Speaking to Mountains: Shelley's "Mont Blanc"
The Personal Weblog of Edward W. Farrell   
Speaking to Mountains: Shelley's "Mont Blanc" Saturday, October 7, 2023
One of the things I'm hard pressed to find a home for in our secular world is my persistent feeling that the world speaks. Speaks? What does this mean? I'm not sure, though I'm convinced that it does. When I say that something "speaks to me" as a reaction to encountering some landscape, mountain, tree, gully, rock or bug, it's most often met with a tolerant but exasperated roll of the eyeballs. As for those few who nod in agreement with me, I suspect it's a provisional agreement, on the assumption that I'm speaking fancifully. But I'm not, I'm speaking literally. There's a conversation going on, but of what sort? Body language? Telepathy? "Vibes?"

Here's the problem: the give and take of conversations occur between people who are individuals with subjective inner thoughts and lives. If I say that a mountain "speaks to me," must the mountain then be a person like me, who thinks and speaks? Of course this seems ridiculous, since our concept of "mountain" contains no possibility of such an idea. But, as the work of Malinowski and other anthropologists have clearly demonstrated, most of humanity throughout history and many even now see the world as something in which everything speaks and everything has a personality. We in the post-Enlightenment West reject this view as hopelessly naive in favor a scientific view (which, let's face it, is only very superficially understood by 99% of the people who endorse it). So, when a modern westerner like myself suggests that a mountain speaks to them, the only possible conclusion is that they're full of shit: dishonest, hopelessly naive and deluded, or insane.

Paradoxically, language works against those of us who talk to mountains, or at least listen to what they may be saying. As a general rule, language has not evolved nor been designed to express subjective experiences. Rather, it reduces such experiences to the lowest common denominator that can be communicated between people universally. While this makes objective communication possible, it leaves a lot out. For instance, although every individual tree is different from the next in innumerable ways, the word "tree" invokes human-selected commonalities of form and behavior that ensure that everyone thinks of a tree in the same way, without regard to the differences between individual trees. Our language-oriented thinking regards such differences as insignificant. But really, this is only to say that they are insignificant to our concept of trees.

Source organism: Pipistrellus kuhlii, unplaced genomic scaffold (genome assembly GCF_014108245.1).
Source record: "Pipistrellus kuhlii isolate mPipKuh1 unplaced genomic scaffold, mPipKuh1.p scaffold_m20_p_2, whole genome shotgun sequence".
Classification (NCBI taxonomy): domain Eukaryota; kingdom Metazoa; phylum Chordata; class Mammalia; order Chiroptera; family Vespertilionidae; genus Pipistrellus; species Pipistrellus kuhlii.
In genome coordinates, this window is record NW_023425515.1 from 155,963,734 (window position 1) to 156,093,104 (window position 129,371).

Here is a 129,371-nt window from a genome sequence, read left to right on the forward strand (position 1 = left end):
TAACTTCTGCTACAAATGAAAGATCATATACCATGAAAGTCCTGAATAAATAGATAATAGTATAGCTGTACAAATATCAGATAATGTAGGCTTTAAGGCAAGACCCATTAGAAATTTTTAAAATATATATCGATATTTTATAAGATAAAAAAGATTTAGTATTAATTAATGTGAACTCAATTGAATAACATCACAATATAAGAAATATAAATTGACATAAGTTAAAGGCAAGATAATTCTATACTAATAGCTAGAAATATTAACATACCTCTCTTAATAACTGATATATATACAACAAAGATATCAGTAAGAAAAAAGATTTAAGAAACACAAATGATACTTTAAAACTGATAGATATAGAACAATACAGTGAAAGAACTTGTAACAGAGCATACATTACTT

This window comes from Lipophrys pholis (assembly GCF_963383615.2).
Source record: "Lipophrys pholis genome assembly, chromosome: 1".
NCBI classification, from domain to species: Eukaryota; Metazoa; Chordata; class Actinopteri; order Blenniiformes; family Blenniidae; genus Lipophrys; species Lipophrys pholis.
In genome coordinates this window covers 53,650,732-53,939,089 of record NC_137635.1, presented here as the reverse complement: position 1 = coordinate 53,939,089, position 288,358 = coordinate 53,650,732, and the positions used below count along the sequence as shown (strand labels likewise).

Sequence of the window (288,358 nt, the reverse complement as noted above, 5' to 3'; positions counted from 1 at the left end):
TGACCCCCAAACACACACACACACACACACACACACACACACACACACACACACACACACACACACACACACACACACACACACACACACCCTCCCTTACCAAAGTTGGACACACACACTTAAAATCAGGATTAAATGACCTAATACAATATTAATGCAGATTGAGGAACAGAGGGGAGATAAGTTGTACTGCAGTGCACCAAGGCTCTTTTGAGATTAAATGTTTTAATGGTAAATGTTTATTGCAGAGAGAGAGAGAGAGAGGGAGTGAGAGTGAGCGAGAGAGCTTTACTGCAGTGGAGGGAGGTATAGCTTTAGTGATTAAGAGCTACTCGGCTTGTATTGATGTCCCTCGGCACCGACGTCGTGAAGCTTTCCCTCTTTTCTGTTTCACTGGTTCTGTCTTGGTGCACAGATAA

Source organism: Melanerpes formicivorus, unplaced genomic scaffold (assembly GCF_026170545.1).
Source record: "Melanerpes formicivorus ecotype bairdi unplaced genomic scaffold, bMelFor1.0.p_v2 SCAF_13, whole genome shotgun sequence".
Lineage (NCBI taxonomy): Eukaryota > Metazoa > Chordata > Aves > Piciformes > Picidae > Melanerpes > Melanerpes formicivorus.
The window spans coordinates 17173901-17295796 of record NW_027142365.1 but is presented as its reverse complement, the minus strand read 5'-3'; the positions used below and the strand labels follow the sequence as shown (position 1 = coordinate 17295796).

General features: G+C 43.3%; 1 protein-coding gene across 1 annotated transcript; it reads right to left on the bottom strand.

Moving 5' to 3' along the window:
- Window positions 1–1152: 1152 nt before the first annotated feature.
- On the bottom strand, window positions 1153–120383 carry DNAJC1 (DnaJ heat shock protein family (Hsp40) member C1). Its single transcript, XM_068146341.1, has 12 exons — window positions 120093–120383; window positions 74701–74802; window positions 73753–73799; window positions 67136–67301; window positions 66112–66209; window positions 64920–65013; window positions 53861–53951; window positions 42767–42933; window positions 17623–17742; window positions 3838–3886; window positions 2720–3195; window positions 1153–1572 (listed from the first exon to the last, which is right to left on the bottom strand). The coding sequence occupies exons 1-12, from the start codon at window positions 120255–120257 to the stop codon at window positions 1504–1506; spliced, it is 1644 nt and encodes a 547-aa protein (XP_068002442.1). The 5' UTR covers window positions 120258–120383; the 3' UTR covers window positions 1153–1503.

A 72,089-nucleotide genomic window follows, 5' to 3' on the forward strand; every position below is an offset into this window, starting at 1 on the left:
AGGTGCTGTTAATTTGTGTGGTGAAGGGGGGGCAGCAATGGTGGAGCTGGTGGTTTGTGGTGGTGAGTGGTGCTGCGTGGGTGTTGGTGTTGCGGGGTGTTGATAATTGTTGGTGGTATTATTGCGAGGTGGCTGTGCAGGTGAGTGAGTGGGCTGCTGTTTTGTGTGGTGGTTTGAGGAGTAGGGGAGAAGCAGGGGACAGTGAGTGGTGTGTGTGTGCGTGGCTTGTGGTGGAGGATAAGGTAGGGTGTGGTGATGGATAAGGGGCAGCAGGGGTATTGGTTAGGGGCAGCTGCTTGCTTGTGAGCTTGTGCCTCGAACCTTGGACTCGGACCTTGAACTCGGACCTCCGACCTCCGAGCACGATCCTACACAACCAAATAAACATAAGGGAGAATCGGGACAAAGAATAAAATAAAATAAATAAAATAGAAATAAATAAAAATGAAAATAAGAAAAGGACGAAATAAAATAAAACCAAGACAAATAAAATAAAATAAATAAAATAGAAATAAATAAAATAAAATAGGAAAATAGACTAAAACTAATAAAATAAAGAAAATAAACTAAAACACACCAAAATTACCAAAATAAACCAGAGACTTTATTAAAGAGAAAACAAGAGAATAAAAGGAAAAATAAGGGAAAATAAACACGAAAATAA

Thankfully there is another way in which language is used that helps the people to whom mountains speak: that's the language of literary art, especially poetry. In this language, communication is of a special sort. It doesn't strive for objective communication, at least not in the manner of ordinary language. Although it may look like it expresses a subjective experience, at its very best it rather creates a subjective experience in the reader or listener. And this created experience can be as intense and pregnant with meaning as our multidimensional experience of events in the real world.

It's no accident that the great Romantics of the 18th and 19th centuries often used the language of art to rebel against the rationalism of the Enlightenment and the sad prospect of the mechanization of human thinking and worldview. Shelly is probably my favorite example of this. He loved the growing science of his day and took great interest in its progress. Nevertheless, he was deeply suspicious that its popularization in culture would lead to discarding important truths that are only revealed in subjective experience and appear paradoxical and even irrational within the strictures of rational thought. He explored this and other things in his great poem "Mont Blanc," in which--you guessed it--he speaks with the mountain and even pleads with it to continue to use its voice to slap men back to their senses.

by Percy Bysshe Shelley (1817)

Some say that gleams of a remoter world
Visit the soul in sleep,--that death is slumber,
And that its shapes the busy thoughts outnumber
Of those who wake and live.--I look on high;
Has some unknown omnipotence unfurled
The veil of life and death? or do I lie
In dream, and does the mightier world of sleep
Spread far around and inaccessibly
Its circles?  For the very spirit fails,
Driven like a homeless cloud from steep to steep
That vanishes among the viewless gales!
Far, far above, piercing the infinite sky,
Mont Blanc appears, --still, snowy, and serene--
Its subject mountains their unearthly forms
Pile around it, ice and rock; broad vales between
Of frozen floods, unfathomable deeps,
Blue as the overhanging heaven, that spread
And wind among the accumulated steeps;
A desert peopled by the storms alone,
Save when the eagle brings some hunter's bone,
And the wolf tracks her there--how hideously
Its shapes are heaped around! rude, bare, and high,
Ghastly, and scarred, and riven--Is this the scene
Where the old Earthquake-daemon taught her young
Ruin? Were these their toys? or did a sea
Of fire envelop once this silent snow?
None can reply--all seems eternal now.
The wilderness has a mysterious tongue
Which teaches awful doubt, or faith so mild,
So solemn, so serene, that man may be,
But for such faith, with nature reconciled;
Thou hast a voice, great Mountain, to repeal
Large codes of fraud and woe; not understood
By all, but which the wise, and great, and good
Interpret, or make felt, or deeply feel.

All site contents copyright 2023 Edward W. Farrell This page last updated on 2023-10-07